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Bad science, bad theology

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Einstein & Lemaître

Back in 1951  Georges Lemaître warned Pope Pius XII about the opportunist use of science to support religious beliefs. Lemaître, a Catholic priest and astronomer, was responsible for the initial formulation of a “big bang” theory for the origin of the universe. He was reacting to the Pope’s claim that the new theory was a scientific validation of the Catholic faith.  In his statement Lemaître said:

“As far as I can see, such a theory remains entirely outside any metaphysical or religious question. It leaves the materialist free to deny any transcendental Being… For the believer, it removes any attempt at familiarity with God… It is consonant with Isaiah speaking of the hidden God, hidden even in the beginning of the universe.”

Implicit in his statement was the idea that such opportunist use of science misrepresents science. It is also bad theology. This view was also articulated by Father George Coyne another Catholic priest and former Vatican astronomer (see “Scientism” in the eyes of the beholder).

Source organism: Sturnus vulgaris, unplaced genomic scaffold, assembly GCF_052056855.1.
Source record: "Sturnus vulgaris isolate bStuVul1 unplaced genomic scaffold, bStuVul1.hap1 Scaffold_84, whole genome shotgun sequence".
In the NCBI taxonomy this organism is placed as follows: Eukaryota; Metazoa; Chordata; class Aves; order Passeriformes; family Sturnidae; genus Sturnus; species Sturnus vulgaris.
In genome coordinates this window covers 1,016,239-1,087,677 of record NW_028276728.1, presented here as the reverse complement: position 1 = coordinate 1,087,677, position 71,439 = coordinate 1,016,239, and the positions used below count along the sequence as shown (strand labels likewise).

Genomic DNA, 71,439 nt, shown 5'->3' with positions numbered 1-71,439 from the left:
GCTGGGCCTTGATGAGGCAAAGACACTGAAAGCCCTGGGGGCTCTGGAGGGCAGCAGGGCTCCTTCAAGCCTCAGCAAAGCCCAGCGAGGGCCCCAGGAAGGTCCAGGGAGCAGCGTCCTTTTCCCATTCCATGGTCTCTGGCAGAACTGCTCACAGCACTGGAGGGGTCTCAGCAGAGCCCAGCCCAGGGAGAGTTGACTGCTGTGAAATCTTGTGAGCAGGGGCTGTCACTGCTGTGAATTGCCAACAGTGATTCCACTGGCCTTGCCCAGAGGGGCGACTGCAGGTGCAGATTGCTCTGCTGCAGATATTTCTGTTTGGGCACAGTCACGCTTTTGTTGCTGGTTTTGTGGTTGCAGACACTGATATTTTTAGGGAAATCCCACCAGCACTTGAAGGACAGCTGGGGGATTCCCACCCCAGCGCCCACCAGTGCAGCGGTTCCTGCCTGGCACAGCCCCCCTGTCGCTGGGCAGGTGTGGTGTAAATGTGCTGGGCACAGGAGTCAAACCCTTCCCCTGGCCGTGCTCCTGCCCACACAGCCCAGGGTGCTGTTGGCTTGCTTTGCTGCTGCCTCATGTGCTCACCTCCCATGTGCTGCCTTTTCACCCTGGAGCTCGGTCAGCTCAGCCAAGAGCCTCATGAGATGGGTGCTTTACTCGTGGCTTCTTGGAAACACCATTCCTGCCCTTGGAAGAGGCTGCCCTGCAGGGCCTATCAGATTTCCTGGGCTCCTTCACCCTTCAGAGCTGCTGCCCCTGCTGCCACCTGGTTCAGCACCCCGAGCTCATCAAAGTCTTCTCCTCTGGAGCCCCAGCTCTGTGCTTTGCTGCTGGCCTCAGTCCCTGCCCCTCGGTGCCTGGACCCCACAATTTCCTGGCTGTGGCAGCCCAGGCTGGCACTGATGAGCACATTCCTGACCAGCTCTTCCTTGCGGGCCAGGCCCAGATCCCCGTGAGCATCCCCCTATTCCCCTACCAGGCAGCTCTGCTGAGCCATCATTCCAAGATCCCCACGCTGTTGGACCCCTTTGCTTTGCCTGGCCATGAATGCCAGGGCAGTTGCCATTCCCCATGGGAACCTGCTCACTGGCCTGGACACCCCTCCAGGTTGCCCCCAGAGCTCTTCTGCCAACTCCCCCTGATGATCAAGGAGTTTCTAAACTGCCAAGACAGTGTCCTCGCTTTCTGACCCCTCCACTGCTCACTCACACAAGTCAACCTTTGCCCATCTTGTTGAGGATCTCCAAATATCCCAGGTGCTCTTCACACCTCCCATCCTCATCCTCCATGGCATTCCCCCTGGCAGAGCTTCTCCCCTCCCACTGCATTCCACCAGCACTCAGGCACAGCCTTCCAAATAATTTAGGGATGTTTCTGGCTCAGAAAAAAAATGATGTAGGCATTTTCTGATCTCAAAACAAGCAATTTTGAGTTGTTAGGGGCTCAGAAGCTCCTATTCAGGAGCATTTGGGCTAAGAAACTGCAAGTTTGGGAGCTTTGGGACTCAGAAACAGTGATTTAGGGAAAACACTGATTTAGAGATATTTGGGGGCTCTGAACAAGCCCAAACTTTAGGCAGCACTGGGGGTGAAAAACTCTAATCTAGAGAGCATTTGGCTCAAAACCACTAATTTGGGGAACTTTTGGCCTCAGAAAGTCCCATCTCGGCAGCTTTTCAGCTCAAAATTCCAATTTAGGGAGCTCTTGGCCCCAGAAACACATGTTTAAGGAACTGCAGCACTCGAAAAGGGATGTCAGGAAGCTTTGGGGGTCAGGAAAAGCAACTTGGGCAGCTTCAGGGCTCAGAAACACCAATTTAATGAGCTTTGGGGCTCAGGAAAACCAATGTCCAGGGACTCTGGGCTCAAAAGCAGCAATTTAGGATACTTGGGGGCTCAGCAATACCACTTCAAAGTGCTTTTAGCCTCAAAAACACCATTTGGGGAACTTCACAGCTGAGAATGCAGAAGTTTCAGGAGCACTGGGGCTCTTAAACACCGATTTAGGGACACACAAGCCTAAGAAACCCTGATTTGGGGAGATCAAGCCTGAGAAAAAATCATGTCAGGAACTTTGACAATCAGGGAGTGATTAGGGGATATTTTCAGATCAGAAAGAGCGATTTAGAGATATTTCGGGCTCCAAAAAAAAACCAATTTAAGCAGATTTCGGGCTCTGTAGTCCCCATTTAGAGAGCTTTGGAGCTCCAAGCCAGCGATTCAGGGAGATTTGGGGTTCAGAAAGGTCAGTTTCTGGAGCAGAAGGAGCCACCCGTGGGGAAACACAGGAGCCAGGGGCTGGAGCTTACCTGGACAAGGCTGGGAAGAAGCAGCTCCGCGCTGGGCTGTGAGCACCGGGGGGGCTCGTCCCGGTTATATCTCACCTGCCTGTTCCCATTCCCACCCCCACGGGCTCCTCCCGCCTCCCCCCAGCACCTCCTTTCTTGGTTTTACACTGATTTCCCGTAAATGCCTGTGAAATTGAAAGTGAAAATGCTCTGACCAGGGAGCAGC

Coyne points out that scientific knowledge is relative. Conclusions will alter as more evidence produces better knowledge of reality. Therefore a theology which justifies itself in scientific terms lays itself open to being proven wrong.

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Carl Sagan’s search for God

Carl SaganThis podcast from Science and the City – from the New York Academy of Sciences –  is a gem.

Hayden Planetarium director Neil deGrasse Tyson, Carl Sagan’s widow Ann Druyan, and Sagan’s former colleague Steve Soter  discuss the astrobiologist’s perspective on science, the spiritual experience, and the search for God.

It’s quite long but worth every minute

listen (57.1 MB)  | running time 01:23:02

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A rational universe?

Christian apologists are not known for their logic – or rather they are known for their faulty logic. And for their misrepresentation and opportunist use of science. They actually study philosophy and logic and hone these skills so as to argue for the one thing they try to “prove” – the existence of their god.

Their “arguments” are often so mechanical and rehearsed they give them names – eg. “the argument from cosmology”, “the argument from morality”, etc.

An argument local apologists seem to use a lot is the argument from rationality. This is often used childishly to claim that atheists, materialists, etc. (apologists often resort to name calling) have no basis for science because a god is required to confer order on the universe and rationality on our brains.20080501ae2